Travelers will find colonial cities, world-class museums, beach resorts, eco-tourism destinations, volcanoes, bird watching, trekking, all water sports and so much more!
An active and enthusiastic Nicaraguan tourism community is hard at work promoting tourism as well as foreign investment and development in an eco-sensitive manner. Backed by a tourism-friendly government and a population that welcomes visitors, Nicaragua is waiting to be discovered.
The country is trying to shake a negative image some travelers still associate with Nicaragua. Tourism destinations are now safe, the people are welcoming and the country is beautiful.
Many projects promoting tourism to Nicaragua are underway including a proposed golf resort on the Pacific coast, an hour from Managua. Also, the development of new communities is attracting US retirees who can live comfortably on social security in a home with a view. There are many plans for road maintenance which will make getting around more comfortable. Dollars are accepted everywhere and ATMs give a choice of withdrawing dollars or Nicaraguan cordobas.
Perhaps the most interesting project encountered on a recent trip to Nicaragua was the quest for a national drink.
In summer of 2006 the tourism industry held nationwide contests for the best original rum drink recipe. Nicaragua's oldest and most respected rum producer, Flor de Caña, sponsored it and a group of international judges tasted the 120 preliminary entries over a series of evenings leading up to the finals.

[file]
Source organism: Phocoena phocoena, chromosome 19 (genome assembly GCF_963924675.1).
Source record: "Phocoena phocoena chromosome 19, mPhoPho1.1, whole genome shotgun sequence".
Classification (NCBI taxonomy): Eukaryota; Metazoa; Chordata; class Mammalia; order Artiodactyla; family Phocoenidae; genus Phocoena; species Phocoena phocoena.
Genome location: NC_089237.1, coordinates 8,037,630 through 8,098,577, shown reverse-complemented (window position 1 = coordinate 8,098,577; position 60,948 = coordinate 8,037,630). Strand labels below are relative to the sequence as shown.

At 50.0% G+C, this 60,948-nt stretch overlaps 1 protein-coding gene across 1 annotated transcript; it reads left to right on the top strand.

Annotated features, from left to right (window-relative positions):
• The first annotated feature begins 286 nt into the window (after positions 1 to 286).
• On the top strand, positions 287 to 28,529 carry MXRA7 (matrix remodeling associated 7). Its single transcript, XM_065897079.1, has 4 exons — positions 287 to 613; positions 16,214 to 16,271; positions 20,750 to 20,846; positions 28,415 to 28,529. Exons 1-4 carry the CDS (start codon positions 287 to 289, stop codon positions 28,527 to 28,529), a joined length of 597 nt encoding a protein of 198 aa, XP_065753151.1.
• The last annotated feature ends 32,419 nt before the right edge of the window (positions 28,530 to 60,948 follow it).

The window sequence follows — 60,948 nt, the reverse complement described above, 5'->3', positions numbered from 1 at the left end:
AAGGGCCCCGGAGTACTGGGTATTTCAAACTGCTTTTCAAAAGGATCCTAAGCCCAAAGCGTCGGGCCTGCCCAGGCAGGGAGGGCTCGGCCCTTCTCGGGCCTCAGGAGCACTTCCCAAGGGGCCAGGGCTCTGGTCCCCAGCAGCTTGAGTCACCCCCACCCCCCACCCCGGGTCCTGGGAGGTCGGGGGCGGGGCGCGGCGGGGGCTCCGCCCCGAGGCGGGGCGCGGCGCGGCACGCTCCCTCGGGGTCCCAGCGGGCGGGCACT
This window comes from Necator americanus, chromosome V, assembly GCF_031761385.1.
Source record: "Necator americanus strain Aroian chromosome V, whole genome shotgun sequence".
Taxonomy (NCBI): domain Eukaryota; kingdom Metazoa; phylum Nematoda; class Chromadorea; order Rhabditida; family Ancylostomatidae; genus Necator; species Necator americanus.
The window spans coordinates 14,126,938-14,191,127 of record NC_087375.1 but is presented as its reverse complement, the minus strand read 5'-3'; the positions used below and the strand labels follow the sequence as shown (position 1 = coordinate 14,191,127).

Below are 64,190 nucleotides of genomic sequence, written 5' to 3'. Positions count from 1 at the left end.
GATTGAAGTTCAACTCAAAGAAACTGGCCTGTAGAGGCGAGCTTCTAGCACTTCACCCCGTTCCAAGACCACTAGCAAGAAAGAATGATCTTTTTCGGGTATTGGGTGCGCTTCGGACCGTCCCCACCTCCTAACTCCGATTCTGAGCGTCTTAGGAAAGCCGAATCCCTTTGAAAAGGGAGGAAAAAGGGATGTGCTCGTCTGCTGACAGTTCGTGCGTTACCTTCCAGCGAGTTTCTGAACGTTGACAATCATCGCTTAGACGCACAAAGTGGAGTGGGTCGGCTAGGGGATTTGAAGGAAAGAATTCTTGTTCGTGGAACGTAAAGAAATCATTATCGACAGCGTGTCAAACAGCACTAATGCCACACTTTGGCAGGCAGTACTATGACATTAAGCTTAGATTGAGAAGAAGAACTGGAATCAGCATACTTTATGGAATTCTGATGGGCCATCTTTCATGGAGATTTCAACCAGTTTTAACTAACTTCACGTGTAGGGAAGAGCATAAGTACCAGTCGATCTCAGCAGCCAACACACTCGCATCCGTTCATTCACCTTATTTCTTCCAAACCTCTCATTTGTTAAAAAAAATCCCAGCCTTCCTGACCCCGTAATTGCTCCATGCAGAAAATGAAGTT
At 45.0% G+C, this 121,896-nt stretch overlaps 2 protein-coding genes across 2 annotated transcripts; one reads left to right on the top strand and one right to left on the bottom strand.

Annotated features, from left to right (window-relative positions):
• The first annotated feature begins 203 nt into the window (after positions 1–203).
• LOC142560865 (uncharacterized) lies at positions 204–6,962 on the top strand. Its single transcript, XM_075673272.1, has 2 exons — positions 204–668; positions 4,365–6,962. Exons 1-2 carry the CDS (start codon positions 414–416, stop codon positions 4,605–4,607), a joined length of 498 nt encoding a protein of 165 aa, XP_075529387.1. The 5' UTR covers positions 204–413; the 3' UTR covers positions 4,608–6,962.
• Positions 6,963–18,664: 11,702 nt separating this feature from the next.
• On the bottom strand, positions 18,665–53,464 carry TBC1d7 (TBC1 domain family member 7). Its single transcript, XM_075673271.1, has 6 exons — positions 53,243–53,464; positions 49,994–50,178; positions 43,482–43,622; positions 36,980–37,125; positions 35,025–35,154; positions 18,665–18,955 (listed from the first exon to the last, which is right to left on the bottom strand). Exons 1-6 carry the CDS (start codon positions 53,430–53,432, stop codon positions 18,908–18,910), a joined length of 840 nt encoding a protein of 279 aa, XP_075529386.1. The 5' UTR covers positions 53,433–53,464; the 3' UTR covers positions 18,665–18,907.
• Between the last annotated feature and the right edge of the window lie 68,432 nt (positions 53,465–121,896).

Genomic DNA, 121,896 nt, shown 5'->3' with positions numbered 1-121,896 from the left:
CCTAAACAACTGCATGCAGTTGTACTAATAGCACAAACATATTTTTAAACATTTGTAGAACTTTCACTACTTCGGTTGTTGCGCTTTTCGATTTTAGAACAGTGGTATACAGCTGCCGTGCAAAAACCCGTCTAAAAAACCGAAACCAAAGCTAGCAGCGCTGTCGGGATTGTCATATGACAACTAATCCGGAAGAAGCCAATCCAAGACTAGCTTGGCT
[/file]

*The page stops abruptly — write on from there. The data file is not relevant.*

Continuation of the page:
LatinTravel's Jim Woodman was invited to participate in judging the 20 final winning drinks and was awed by the creative use of native fruits and the broad range of flavors the contest brought forth. "What I like most of the new national drink is it allows one to take an authentic piece of Nicaragua home. We brought back two bottles of Flor de Caña, and have especially enjoyed the new drink while reminiscing about our last great trip to the Great Lake," he reported.
After sipping the numerous offerings at the finals, the judges settled on a fruity concoction developed by Dr. Edmundo Miranda, a pediatrician from the city of Granada on Lake Nicaragua, and named it El Macuá, after a tropical bird found in Central America.
René Hauser, the owner of a popular French restaurant in Managua and one of the judges in the competition said, "We wanted something authentic, something that goes down your throat and tastes Nicaraguan."
The drink is one-part white rum, one part guava juice, with a half-portion of lemon juice some simple syrup and ice.
If all goes according to plan, El Macuá will soon be known worldwide as Nicaragua's national thirst quencher, as closely tied to Nicaragua, as the caipirinha is to Brazil and the pisco sour to Peru.